Best buys: Large SUVs
Whatever your budget or motoring needs, we identify the best in class, some worthy contenders and something a bit different from the rest
Land Rover Discovery
The best one: Land Rover Discovery
There is some hint of controversy surrounding the new Discovery, and most of that is down to chief designer Gerry McGovern’s work on its styling. Too blobby, too amorphous say some, and then there are criticisms of such things as the asymmetric tailgate that serves no purpose, and the huge, unadorned chin that looks like Desperate Dan in metallic paint.
Still, away from aesthetics, the Discovery is toweringly (literally) impressive. Half-a-tonne lighter than before, much more affordable both to buy and run, space for seven full-size adults in a gorgeous, airy cabin, widescreen views out. Oh, and the ability to drive up and down just about any terrain you come across, including wading through nearly a metre of water without a snorkel. New twin-turbo 240hp four-cylinder diesel is excellent, and if Land Rover can underpin its quality and reliability claims, then this is going to be hard to beat.
Best model: 2.0 SD4 HSE 7 Seat for €83,410
Price range: €57,815 to €107,895. Finance from €POA per month.
Co2 emissions: 163 to 189g/km
Sum up: Tall in the saddle.
Read our review of the latest Discovery
Worthy contender: Audi Q7
The big, bluff Audi is a car of many talents. Go for the standard model and you have space for seven people, a frugal 3.0-litre V6 diesel engine with surprisingly low emissions and great comfort, if not perhaps the most engaging driving experience around. Or, you could go all early-adopter, and go for the Q7 e-Tron quattro, which will (probably) do all your in-town journeys on silent electric power, but has the diesel engine and a decently sized fuel tank for longer journeys.
Or, you could go completely nuts and get the SQ7, with its astonishing 4.0-litre, 435hp triple-turbo (one of which is electric) V8 diesel. It’s a less insane car than it seems at first, but a devastatingly effective way to cross country (any country) at high velocity, and is exceptionally refined too. If only it handled with a bit more enthusiasm, we might call it perfect.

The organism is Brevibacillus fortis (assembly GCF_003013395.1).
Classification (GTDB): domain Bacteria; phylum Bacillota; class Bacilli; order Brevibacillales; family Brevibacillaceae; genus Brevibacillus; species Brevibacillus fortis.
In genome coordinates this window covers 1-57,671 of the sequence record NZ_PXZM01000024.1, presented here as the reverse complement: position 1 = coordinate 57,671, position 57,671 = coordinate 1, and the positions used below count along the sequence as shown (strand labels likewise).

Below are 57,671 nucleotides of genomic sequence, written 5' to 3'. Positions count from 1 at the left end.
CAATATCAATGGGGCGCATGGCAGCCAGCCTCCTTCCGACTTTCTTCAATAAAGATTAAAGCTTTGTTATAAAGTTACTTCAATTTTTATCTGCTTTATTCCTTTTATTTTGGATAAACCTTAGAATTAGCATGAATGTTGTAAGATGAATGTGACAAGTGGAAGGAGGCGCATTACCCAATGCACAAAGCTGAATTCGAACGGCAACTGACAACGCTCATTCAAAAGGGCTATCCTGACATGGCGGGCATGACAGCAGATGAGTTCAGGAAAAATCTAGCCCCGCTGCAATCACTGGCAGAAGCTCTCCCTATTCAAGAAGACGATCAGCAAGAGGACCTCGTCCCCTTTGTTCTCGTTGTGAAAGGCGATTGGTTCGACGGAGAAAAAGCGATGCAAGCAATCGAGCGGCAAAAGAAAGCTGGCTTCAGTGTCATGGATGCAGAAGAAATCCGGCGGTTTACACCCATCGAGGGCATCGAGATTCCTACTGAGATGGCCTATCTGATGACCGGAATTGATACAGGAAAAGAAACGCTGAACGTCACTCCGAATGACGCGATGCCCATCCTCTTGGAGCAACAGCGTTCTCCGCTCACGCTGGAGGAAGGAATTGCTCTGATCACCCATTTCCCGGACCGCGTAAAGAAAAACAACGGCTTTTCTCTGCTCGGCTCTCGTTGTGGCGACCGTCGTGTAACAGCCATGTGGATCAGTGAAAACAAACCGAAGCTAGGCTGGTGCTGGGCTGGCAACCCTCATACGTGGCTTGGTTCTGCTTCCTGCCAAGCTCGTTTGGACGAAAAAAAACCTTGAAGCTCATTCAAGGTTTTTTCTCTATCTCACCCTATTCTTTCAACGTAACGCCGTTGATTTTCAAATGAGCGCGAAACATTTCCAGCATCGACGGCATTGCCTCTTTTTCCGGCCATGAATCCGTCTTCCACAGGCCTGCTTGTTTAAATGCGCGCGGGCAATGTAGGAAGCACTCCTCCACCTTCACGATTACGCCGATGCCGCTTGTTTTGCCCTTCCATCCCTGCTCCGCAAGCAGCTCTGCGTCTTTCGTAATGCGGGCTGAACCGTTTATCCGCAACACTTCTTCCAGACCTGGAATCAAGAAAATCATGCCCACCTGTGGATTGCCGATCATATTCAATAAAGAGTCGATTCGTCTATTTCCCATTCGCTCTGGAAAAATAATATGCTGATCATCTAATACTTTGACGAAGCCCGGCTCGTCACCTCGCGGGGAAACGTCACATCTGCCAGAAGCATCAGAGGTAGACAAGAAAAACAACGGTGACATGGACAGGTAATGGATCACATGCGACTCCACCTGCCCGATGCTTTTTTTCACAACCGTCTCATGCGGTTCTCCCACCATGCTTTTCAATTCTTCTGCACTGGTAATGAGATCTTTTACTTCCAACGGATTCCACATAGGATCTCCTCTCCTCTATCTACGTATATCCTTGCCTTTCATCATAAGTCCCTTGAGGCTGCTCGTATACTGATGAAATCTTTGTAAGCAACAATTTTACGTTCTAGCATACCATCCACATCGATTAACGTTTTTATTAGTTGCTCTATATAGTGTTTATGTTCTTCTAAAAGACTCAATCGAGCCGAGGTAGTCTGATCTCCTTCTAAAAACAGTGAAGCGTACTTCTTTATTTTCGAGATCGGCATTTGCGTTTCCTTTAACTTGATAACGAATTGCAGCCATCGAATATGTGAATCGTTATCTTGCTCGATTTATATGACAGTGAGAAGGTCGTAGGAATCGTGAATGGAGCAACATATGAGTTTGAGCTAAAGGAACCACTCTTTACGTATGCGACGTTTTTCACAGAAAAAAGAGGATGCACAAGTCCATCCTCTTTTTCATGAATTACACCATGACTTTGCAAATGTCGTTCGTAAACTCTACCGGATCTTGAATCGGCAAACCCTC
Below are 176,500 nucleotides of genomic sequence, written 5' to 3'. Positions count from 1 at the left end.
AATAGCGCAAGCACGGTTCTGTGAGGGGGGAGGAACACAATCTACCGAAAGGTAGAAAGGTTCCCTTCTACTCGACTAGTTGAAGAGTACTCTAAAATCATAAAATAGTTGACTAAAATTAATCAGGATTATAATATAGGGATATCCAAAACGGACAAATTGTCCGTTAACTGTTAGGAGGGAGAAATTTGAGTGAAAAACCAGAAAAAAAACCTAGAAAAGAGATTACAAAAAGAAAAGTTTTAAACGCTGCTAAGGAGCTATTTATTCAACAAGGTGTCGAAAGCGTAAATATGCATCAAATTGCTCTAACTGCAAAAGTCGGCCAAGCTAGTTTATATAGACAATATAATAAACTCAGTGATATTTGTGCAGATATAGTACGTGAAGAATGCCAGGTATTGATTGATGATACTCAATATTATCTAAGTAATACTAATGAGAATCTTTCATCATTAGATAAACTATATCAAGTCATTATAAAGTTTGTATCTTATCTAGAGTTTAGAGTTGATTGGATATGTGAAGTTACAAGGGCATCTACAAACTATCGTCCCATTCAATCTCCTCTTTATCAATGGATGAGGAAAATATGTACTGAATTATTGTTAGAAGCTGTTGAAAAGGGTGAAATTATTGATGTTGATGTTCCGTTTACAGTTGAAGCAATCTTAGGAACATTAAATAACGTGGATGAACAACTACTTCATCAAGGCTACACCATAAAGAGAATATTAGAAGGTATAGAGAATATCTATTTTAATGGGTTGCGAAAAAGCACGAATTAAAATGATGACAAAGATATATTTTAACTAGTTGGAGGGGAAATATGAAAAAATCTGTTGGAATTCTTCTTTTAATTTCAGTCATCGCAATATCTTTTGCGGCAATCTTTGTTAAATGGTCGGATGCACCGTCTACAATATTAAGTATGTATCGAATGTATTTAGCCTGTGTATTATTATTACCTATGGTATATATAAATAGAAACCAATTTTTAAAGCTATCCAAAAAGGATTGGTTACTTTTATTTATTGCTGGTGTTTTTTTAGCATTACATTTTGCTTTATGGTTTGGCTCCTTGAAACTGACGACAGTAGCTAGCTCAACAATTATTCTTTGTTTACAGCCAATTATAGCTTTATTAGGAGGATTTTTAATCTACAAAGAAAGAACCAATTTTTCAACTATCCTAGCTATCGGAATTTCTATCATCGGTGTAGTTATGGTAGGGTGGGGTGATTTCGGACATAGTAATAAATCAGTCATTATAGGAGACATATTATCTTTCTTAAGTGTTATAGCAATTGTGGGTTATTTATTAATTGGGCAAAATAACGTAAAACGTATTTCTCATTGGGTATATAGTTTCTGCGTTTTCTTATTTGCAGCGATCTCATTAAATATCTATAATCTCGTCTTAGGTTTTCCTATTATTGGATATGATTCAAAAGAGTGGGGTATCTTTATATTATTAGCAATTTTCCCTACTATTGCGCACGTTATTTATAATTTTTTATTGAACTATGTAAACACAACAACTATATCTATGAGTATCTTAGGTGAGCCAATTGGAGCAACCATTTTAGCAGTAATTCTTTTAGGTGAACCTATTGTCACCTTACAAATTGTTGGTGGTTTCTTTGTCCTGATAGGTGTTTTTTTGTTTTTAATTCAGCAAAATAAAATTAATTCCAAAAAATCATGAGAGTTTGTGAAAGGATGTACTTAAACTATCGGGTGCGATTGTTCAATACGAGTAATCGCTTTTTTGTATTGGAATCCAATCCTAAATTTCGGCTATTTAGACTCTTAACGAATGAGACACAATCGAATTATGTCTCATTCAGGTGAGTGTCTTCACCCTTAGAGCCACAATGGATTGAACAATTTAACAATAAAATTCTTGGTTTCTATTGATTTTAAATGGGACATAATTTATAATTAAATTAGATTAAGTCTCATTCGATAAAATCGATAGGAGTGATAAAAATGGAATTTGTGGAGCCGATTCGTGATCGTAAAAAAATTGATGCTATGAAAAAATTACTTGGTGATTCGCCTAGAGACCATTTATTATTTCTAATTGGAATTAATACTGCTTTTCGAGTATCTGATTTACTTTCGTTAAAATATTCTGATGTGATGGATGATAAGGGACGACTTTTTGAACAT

Best model: e-Tron quattro SE for €84,550
Price range: €72,850 to €120,250. Finance from €689 per month.
Co2 emissions: 48 to 199g/km
Sum up: Three-split personality, all of which are enticing.
Read our review of the Q7
Worthy contender: Volvo XC90
It’s tough for a big SUV to be pretty, as with all that height, bulk, and sheer acreage of metalwork, there’s little space left for prettiness. But the XC90 manages it. OK, so it’s no Audrey Hepburn, but those glowering headlights with their Thor’s Hamer LED highlights, and that countersunk grille have real dramatic presence, and it’s unquestionably the best-looking of the big SUVs.
It arguably has the best interior too, with pretty much as much space for seven as the Land Rover Discovery, and that gorgeous big-screen layout in the dashboard. Comfort levels are exceptional too, as you’d expect from Volvo, and there’s probably no safer car in which to have a crash.
A shame that the ride quality and handling aren’t up to snuff (it’s a bit too firm around town) but the 2.0-litre diesel engine lineup is good, and unlike its rivals, you can have the plugin T8 hybrid and keep your third row seats.
Best model: D4 R-Design for €69,950
Price range: €64,950 to €81,200. Finance from €650 per month.
Co2 emissions: 49 to 149g/km
Sum up: Your new Swede-heart.
Read our review of the latest XC90
Wild card: Lexus RX450h
The RX450h is a tricky car to get to know. The usual motoring journalist instinct is to head for the nearest twisty mountain road and drive the wheels off the car. Do that, and the Lexus responds rather badly. It’s too softly sprung for committed cornering, and constant hard acceleration means that the CVT gearbox is shown off to its shouty, drone-y worst. So, slow down a bit.
Drive like a normal person. Maybe even take a trip into town. Now, the RX starts to respond properly. You sit, cocooned, in glorious silence, on wonderful seats, surrounded by high quality surfaces. No, you don’t have seven seats but there’s impressive space in the back and on the outside, there’s that daring, avant-garde styling.
The ride is soft and relaxing, and you have the power of the 3.5-litre V6 petrol engine on standby should you need it. It’s a very different car to its rivals, the RX, with low Co2 emissions, no plugin option, no diesel variant and a disdain for sporty driving. All of which iconoclasm makes it more appealing than ever.
Best model: RX450h Luxury for €77,950
Price range: €71,450 to €488,050. Finance from €647 per month.
Co2 emissions: 122 to 127g/km
Sum up: Silent like a Ninja.
Read our review of the RX450h